Sidney Catlett, not yet nineteen, recording in Chicago with Albert Wynn, trombone; Punch Miller, trumpet; Lester Boone, reeds; Alex Hill or William Barbee, piano; Charlie Jackson, banjo: SHE’S CRYING FOR ME, October 1928.
Even given the limited drum kit he could have brought into the studios, two of Sidney’s trademarks are delightfully audible.
The first is his sonic variety: every interlude in this recording, every soloist, is given a different percussive embrace. Sidney never stays on one piece of equipment or produces one sound too long; we (and the musicians) never feel an unrelenting monotony. And his variety never seems artificial, as if he’d laid it all out in advance.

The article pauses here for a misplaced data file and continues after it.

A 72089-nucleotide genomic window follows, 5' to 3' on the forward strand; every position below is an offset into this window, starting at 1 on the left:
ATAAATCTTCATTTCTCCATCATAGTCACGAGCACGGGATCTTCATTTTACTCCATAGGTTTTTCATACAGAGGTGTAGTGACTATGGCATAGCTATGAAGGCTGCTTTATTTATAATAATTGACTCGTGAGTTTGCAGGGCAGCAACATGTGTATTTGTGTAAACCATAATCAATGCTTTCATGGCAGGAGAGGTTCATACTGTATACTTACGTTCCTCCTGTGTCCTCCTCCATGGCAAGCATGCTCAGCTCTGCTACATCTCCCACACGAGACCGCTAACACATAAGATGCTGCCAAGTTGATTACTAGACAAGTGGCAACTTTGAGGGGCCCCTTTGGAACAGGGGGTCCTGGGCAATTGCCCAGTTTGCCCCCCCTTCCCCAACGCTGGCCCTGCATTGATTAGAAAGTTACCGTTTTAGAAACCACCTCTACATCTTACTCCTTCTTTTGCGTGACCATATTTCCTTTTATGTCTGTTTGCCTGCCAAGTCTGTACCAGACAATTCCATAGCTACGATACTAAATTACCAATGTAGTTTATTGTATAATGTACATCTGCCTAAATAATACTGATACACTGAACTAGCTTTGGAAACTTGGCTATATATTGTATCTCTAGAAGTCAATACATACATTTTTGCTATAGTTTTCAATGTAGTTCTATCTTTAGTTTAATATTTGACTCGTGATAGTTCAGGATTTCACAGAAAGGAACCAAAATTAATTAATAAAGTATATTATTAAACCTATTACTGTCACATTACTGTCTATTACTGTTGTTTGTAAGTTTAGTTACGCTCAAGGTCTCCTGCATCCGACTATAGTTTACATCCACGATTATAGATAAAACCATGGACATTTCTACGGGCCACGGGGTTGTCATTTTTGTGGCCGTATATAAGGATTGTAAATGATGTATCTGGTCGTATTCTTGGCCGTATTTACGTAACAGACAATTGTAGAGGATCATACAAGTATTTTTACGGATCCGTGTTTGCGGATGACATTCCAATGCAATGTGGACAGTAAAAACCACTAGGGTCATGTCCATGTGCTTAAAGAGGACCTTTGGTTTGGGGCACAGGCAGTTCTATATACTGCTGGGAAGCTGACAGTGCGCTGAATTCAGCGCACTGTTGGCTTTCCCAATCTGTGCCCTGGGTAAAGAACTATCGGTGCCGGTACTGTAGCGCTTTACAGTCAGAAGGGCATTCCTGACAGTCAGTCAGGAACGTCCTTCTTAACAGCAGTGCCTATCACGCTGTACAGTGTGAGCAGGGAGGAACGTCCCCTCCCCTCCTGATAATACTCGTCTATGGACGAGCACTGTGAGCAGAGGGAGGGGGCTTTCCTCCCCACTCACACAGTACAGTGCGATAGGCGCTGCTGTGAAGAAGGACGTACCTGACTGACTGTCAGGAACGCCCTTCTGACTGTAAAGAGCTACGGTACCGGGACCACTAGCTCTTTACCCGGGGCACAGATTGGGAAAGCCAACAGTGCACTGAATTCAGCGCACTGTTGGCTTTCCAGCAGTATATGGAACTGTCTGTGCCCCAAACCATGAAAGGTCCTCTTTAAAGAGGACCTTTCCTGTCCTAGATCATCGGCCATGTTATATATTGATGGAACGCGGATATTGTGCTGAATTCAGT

The other trademark is his flexible, springy beat — not accelerating, but urging everyone on, a kind of exuberant “Follow me!”
And they did. And we do.